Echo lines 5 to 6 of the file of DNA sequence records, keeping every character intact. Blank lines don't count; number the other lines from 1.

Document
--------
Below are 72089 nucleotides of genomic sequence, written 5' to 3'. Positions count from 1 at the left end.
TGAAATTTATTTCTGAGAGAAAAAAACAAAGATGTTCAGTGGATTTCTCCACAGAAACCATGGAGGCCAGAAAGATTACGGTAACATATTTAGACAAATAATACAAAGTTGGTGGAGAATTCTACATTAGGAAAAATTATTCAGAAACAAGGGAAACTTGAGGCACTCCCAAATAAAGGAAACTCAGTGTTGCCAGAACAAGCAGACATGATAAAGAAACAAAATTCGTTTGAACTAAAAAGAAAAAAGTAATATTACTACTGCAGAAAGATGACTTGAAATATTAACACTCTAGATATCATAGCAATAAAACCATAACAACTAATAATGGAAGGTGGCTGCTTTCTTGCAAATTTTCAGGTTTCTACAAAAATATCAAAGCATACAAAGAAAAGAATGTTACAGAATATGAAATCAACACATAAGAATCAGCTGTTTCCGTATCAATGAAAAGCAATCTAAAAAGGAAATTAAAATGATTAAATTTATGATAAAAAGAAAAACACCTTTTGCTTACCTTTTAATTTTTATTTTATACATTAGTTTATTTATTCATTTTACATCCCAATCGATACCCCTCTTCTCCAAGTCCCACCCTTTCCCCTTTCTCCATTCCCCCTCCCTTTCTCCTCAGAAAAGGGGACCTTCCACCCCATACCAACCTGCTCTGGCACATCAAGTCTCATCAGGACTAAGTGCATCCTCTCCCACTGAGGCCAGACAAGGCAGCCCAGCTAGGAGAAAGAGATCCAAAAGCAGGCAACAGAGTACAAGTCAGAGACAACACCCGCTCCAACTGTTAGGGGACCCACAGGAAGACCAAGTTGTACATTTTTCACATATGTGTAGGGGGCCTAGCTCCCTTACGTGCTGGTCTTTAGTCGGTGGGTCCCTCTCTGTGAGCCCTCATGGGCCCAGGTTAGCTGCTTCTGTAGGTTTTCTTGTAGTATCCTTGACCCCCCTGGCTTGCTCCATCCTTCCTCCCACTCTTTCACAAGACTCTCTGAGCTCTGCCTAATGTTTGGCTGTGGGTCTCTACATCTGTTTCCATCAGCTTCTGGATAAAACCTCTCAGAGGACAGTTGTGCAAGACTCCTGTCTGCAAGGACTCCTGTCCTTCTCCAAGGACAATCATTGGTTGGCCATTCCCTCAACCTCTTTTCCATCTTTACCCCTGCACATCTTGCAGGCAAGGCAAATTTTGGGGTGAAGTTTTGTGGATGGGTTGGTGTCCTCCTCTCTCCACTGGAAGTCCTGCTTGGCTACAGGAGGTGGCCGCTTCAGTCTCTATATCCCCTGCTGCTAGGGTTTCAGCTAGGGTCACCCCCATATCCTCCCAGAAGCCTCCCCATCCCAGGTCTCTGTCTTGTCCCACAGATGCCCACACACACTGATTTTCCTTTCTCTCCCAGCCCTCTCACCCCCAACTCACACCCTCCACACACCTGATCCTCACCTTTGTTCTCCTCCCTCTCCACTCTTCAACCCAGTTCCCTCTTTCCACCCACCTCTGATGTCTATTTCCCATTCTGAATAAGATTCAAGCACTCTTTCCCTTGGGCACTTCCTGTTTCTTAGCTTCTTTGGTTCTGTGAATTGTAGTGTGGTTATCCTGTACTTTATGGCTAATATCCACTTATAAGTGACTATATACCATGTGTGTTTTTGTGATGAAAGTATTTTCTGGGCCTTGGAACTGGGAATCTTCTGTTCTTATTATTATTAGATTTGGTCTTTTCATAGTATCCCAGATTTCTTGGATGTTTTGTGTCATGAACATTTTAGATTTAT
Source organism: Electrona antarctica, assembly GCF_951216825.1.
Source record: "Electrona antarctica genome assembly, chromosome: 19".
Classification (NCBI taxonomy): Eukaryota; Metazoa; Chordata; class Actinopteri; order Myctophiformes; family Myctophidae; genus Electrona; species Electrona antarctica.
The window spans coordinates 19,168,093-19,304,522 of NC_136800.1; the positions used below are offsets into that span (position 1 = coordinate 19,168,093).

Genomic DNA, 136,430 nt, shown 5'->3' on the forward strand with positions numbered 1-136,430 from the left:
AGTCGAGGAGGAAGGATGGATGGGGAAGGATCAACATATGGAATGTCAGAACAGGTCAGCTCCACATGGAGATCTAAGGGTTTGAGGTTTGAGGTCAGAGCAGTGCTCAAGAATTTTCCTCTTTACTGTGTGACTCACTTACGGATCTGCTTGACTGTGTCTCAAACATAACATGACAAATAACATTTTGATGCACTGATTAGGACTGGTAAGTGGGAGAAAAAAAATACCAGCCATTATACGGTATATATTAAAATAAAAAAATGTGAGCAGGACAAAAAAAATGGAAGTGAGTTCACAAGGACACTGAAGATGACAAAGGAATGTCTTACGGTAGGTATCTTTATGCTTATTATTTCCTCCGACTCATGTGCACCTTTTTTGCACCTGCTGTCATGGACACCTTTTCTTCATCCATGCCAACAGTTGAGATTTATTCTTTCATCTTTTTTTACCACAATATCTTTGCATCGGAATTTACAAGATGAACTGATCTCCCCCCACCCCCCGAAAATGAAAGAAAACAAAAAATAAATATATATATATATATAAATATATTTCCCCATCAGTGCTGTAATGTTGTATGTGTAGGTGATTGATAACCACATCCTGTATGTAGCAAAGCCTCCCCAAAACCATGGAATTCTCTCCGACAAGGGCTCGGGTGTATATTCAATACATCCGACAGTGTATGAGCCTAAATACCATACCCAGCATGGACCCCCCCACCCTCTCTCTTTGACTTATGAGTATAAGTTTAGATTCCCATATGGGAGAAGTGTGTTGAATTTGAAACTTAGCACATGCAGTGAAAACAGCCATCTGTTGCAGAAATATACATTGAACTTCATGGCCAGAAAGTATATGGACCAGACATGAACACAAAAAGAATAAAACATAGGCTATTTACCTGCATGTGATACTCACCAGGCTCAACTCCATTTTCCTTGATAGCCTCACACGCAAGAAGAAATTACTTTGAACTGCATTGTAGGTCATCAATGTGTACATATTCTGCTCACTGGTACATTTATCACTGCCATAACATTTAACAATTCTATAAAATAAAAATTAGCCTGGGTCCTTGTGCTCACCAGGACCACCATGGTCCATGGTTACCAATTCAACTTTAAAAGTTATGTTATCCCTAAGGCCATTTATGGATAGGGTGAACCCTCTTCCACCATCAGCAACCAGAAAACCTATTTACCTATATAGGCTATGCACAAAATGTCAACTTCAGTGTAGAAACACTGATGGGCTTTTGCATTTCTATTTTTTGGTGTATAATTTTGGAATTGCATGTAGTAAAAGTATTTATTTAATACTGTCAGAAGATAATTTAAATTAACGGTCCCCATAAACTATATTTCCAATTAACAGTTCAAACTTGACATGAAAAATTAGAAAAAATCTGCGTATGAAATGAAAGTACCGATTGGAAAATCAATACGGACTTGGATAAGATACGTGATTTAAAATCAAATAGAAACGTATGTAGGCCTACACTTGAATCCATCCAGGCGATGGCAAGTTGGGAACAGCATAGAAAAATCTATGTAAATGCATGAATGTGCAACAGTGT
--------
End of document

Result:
Classification (NCBI taxonomy): Eukaryota; Metazoa; Chordata; class Actinopteri; order Myctophiformes; family Myctophidae; genus Electrona; species Electrona antarctica.
The window spans coordinates 19,168,093-19,304,522 of NC_136800.1; the positions used below are offsets into that span (position 1 = coordinate 19,168,093).